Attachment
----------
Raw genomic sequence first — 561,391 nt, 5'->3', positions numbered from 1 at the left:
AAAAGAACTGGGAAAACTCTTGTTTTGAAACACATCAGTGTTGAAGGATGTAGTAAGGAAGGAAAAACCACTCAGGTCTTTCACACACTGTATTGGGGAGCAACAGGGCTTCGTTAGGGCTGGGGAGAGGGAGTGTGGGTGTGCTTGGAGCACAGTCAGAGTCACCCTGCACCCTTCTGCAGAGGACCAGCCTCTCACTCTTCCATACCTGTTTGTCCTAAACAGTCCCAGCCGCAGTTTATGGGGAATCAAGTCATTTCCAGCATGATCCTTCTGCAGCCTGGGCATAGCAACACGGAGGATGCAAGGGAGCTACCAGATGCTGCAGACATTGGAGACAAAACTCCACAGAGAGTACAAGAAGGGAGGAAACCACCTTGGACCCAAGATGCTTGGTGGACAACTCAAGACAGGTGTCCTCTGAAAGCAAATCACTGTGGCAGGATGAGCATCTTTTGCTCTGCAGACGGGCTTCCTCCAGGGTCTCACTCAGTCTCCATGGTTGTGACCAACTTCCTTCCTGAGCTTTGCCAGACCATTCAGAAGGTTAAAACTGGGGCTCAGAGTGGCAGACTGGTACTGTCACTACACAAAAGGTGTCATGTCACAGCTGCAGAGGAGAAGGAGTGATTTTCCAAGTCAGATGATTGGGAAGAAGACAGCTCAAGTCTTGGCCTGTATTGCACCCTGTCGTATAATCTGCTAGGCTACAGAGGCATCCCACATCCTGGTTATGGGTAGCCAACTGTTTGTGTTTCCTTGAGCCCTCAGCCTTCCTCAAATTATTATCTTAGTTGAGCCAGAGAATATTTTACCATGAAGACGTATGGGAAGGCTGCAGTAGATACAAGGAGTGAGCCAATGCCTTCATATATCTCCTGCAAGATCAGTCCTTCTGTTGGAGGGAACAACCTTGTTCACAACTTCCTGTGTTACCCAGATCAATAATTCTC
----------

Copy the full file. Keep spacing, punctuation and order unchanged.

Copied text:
Raw genomic sequence first — 561,391 nt, 5'->3', positions numbered from 1 at the left:
AAAAGAACTGGGAAAACTCTTGTTTTGAAACACATCAGTGTTGAAGGATGTAGTAAGGAAGGAAAAACCACTCAGGTCTTTCACACACTGTATTGGGGAGCAACAGGGCTTCGTTAGGGCTGGGGAGAGGGAGTGTGGGTGTGCTTGGAGCACAGTCAGAGTCACCCTGCACCCTTCTGCAGAGGACCAGCCTCTCACTCTTCCATACCTGTTTGTCCTAAACAGTCCCAGCCGCAGTTTATGGGGAATCAAGTCATTTCCAGCATGATCCTTCTGCAGCCTGGGCATAGCAACACGGAGGATGCAAGGGAGCTACCAGATGCTGCAGACATTGGAGACAAAACTCCACAGAGAGTACAAGAAGGGAGGAAACCACCTTGGACCCAAGATGCTTGGTGGACAACTCAAGACAGGTGTCCTCTGAAAGCAAATCACTGTGGCAGGATGAGCATCTTTTGCTCTGCAGACGGGCTTCCTCCAGGGTCTCACTCAGTCTCCATGGTTGTGACCAACTTCCTTCCTGAGCTTTGCCAGACCATTCAGAAGGTTAAAACTGGGGCTCAGAGTGGCAGACTGGTACTGTCACTACACAAAAGGTGTCATGTCACAGCTGCAGAGGAGAAGGAGTGATTTTCCAAGTCAGATGATTGGGAAGAAGACAGCTCAAGTCTTGGCCTGTATTGCACCCTGTCGTATAATCTGCTAGGCTACAGAGGCATCCCACATCCTGGTTATGGGTAGCCAACTGTTTGTGTTTCCTTGAGCCCTCAGCCTTCCTCAAATTATTATCTTAGTTGAGCCAGAGAATATTTTACCATGAAGACGTATGGGAAGGCTGCAGTAGATACAAGGAGTGAGCCAATGCCTTCATATATCTCCTGCAAGATCAGTCCTTCTGTTGGAGGGAACAACCTTGTTCACAACTTCCTGTGTTACCCAGATCAATAATTCTC